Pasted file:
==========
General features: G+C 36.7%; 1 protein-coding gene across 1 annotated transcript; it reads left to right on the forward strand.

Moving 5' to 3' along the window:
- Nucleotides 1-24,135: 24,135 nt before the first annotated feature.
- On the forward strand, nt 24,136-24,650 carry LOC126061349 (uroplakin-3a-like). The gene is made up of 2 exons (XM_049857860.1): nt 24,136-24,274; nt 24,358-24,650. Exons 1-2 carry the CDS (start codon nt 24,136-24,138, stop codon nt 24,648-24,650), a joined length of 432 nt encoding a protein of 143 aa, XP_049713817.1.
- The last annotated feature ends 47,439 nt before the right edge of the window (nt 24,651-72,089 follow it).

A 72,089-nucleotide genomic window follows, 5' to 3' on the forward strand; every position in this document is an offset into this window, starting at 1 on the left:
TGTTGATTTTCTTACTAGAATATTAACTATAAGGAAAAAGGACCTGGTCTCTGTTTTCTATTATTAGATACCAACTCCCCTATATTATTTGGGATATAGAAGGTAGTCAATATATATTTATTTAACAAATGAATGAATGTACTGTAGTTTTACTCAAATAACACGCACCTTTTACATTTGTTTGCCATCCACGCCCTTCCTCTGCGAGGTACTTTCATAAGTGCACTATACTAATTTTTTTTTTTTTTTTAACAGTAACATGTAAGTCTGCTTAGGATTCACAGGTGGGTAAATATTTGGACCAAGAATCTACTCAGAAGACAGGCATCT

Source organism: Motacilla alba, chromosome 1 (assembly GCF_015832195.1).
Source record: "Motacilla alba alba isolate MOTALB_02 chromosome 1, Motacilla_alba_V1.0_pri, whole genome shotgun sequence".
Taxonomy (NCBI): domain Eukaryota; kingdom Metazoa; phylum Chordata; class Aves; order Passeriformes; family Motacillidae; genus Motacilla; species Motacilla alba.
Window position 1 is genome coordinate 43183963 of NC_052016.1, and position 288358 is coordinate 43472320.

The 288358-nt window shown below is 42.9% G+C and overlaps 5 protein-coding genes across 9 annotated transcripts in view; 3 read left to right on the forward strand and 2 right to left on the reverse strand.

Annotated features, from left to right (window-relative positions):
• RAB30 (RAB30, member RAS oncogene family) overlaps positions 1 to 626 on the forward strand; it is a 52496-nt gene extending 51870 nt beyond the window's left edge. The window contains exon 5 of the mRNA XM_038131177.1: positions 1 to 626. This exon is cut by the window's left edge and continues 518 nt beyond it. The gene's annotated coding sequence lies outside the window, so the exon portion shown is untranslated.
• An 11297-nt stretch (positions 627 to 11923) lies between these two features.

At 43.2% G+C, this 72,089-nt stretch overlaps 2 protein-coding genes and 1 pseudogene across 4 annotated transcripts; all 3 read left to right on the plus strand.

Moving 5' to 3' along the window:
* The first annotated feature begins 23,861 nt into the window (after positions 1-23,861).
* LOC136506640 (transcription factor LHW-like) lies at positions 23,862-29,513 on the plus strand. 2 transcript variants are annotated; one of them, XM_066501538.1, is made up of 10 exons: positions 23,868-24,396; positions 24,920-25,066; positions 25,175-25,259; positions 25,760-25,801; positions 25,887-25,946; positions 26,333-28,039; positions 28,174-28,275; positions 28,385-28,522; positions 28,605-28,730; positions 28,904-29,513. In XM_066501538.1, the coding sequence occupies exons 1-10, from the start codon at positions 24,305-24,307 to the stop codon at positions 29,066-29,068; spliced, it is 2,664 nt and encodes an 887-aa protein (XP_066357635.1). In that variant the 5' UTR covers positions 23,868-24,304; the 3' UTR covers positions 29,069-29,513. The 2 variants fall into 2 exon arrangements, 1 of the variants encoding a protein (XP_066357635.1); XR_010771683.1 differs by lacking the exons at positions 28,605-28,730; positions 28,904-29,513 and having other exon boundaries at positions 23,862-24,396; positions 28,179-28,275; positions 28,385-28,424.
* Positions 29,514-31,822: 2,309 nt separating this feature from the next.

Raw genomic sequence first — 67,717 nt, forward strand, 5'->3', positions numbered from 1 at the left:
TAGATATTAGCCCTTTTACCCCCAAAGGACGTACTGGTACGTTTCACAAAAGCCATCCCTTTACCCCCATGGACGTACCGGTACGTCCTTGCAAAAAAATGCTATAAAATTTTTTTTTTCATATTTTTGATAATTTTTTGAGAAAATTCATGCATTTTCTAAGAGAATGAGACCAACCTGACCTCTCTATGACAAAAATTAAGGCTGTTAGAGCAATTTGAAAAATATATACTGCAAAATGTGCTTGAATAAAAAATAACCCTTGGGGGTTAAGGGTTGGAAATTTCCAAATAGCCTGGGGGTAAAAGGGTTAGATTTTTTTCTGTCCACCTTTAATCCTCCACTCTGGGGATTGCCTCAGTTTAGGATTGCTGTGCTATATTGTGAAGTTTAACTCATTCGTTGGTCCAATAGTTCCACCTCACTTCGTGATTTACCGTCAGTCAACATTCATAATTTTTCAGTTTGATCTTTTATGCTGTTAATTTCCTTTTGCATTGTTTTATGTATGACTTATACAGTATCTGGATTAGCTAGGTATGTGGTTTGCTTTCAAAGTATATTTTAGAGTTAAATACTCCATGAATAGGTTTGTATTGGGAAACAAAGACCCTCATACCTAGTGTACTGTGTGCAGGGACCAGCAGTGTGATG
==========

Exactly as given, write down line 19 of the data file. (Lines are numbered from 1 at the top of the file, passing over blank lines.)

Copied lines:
* LOC136506640 (transcription factor LHW-like) lies at positions 23,862-29,513 on the plus strand. 2 transcript variants are annotated; one of them, XM_066501538.1, is made up of 10 exons: positions 23,868-24,396; positions 24,920-25,066; positions 25,175-25,259; positions 25,760-25,801; positions 25,887-25,946; positions 26,333-28,039; positions 28,174-28,275; positions 28,385-28,522; positions 28,605-28,730; positions 28,904-29,513. In XM_066501538.1, the coding sequence occupies exons 1-10, from the start codon at positions 24,305-24,307 to the stop codon at positions 29,066-29,068; spliced, it is 2,664 nt and encodes an 887-aa protein (XP_066357635.1). In that variant the 5' UTR covers positions 23,868-24,304; the 3' UTR covers positions 29,069-29,513. The 2 variants fall into 2 exon arrangements, 1 of the variants encoding a protein (XP_066357635.1); XR_010771683.1 differs by lacking the exons at positions 28,605-28,730; positions 28,904-29,513 and having other exon boundaries at positions 23,862-24,396; positions 28,179-28,275; positions 28,385-28,424.